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Eos

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William Pitts

William Pitts


This title is deliberately written in lower case.


General Info

Year: 2008
Duration: c. 6:30
Difficulty: IV (see Ratings for explanation)
Publisher: William Pitts Music
Cost: Score and Parts - $100.00   |   Score Only - $30.00


Instrumentation

Full Score
Flute I-II
Oboe
English Horn
Bassoon
Bb Soprano Clarinet I-II-III
Bb Bass Clarinet
Eb Alto Saxophone
Bb Tenor Saxophone
Eb Baritone Saxophone
Bb Trumpet I-II
Horn in F I-II-III
Trombone I-II
Euphonium (Bass Clef & Treble Clef)
Tuba
String Bass
Piano
Harp
Timpani
Percussion, including:

  • Crash Cymbals
  • Glockenspiel
  • Marimba
  • Suspended Cymbals
  • Tubular Bells
  • Vibraphone


Errata

None discovered thus far.


Program Notes

Commissioned by the Atlanta Youth Wind Symphony, Scott A. Stewart, director.

- Program Note from score


One of my favorite parts of my parents’ house in western Georgia is its exposure to the sunrise. Every morning, light slowly appears over the lake behind our house, yielding a progression of vibrant colors and increasing brightness that is difficult to describe. eos was actually named about halfway through my writing of the piece. As I listened to these chords and the subtle harmonic progressions, I associated these aural ideas with the visions in my head of the sunrises at home. In Greek mythology, Eos is the goddess of dawn who rises from her home at the edge of Oceanus to pave the way for her brother Helios, the sun. The piece is not necessarily programmatic, but after listening to what I had put down on paper, I could not help but feel as though the music flowed just as the dawn.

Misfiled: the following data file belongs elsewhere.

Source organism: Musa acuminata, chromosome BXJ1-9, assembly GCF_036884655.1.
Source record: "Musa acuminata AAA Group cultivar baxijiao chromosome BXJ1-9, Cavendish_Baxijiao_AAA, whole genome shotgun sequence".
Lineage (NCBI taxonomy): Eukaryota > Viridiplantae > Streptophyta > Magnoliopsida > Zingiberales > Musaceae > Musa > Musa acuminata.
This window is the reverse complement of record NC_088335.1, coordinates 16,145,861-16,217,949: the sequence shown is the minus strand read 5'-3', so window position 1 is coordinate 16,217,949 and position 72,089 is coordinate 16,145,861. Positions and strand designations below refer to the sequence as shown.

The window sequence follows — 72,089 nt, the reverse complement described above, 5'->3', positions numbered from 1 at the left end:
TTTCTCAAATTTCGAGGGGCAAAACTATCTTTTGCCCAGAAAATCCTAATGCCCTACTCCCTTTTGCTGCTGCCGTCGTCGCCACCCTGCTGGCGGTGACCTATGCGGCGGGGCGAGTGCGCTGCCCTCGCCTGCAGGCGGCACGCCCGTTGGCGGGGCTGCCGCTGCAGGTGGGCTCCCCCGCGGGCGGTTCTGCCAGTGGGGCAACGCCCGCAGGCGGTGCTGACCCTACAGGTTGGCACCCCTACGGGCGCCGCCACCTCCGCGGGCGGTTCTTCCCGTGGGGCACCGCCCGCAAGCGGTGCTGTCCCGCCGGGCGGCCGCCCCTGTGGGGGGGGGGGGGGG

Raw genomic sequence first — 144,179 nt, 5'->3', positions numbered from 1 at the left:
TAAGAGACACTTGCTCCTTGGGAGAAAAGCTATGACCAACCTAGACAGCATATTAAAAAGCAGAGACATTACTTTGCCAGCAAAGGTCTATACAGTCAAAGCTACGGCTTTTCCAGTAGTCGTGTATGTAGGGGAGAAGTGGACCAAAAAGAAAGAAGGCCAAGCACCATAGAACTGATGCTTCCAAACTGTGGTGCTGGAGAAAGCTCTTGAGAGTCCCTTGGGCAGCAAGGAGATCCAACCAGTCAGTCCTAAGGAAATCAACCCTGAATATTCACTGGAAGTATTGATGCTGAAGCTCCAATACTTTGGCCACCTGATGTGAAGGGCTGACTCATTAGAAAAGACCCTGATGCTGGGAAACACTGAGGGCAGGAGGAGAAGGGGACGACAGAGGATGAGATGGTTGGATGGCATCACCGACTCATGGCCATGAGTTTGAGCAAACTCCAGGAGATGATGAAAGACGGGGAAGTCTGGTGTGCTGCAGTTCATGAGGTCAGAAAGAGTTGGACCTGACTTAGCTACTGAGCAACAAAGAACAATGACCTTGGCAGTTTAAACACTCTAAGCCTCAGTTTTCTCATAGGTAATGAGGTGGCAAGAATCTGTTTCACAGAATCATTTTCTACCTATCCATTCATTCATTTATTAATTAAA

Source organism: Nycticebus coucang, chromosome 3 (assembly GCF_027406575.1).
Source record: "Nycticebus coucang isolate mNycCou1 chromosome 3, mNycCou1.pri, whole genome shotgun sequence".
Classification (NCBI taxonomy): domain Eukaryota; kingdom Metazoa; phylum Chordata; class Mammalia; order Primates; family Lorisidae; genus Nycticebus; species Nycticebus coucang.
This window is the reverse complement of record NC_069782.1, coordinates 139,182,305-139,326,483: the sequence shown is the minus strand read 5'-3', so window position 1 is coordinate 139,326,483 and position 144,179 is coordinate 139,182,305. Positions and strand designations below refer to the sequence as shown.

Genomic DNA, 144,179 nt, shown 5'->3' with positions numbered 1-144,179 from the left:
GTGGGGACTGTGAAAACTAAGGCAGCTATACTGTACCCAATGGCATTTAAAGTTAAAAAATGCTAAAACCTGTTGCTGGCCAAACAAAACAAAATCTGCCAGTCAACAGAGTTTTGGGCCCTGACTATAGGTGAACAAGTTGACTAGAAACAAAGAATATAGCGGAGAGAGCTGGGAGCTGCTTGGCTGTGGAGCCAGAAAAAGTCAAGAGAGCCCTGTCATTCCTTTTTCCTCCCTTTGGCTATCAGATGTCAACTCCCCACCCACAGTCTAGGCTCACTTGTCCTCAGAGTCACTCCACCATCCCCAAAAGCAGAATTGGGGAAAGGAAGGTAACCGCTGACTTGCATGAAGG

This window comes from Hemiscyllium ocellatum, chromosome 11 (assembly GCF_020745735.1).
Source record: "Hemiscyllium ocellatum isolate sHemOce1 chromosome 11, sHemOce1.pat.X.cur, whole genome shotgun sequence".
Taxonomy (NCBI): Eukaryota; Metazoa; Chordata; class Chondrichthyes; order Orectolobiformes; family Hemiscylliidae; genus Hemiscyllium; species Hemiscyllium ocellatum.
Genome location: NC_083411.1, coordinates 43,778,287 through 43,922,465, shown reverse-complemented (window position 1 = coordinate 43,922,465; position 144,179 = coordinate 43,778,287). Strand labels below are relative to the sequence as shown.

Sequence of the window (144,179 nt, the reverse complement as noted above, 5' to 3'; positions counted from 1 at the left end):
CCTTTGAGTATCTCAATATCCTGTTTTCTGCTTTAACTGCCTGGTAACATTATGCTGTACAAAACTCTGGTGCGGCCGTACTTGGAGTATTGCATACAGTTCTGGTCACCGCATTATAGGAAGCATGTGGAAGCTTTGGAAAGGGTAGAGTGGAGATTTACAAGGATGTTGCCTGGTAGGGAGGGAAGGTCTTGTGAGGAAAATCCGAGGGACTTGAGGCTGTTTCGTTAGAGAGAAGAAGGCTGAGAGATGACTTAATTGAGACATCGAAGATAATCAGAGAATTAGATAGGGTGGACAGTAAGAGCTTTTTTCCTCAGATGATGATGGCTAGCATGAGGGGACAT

eos begins with the striking of the chime and the hum of mallet instruments establishing the key of C. The chimed notes represent time and its passing leading into the darkness of night. The clarinets then establish the chord progression that is the foundation for the rest of the work. After an extensive oboe solo, the clarinets, now accompanied by the voices of the brass players, repeat the initial chord progression.

The brass then take the piece into the key of A-flat with the horns leading the way melodically. As with the parallel woodwind soli in the first part of the piece, the chord progression is constantly changing its perceived tonal center, slowly moving downwards. The reentrance of the chime signals a contrasting minor section, emulating the time of night most devoid of any light. Just as the tension builds to its peak, the first hint of light breaks over the horizon with the entrance of the woodwinds. From this point until the climax of the piece, you hear the opposite effect of the previous two sections. The chord progression now gradually progresses upwards, depicting the slow increase of light. In my opinion, the most beautiful part of the morning light over my parents’ lake is the vibrant colors that emerge behind the trees. The climax of the piece depicts the surge of color. As Eos finishes her journey across the sky, the intensity of color slowly decreases as Helios takes his place to light up the day.

eos is dedicated with humble admiration and unending appreciation to Scott A. Stewart, a great mentor, an incredible conductor, my greatest teacher, and a selfless friend. If it were not for him, I would probably still be in business school...

- Program Note by composer


Commercial Discography

None discovered thus far.


Audio Links


State Ratings

None discovered thus far.


Performances

To submit a performance please join The Wind Repertory Project

  • University of North Texas (Denton) Concert Band (Jack A. Eaddy, Jr., conductor)– 4 October 2017
  • The Ohio State University Symphonic Band (Scott A. Jones, conductor) - 18 December 2014
  • North Carolina High School All-State Band - 2014


Works for Winds by this Composer


References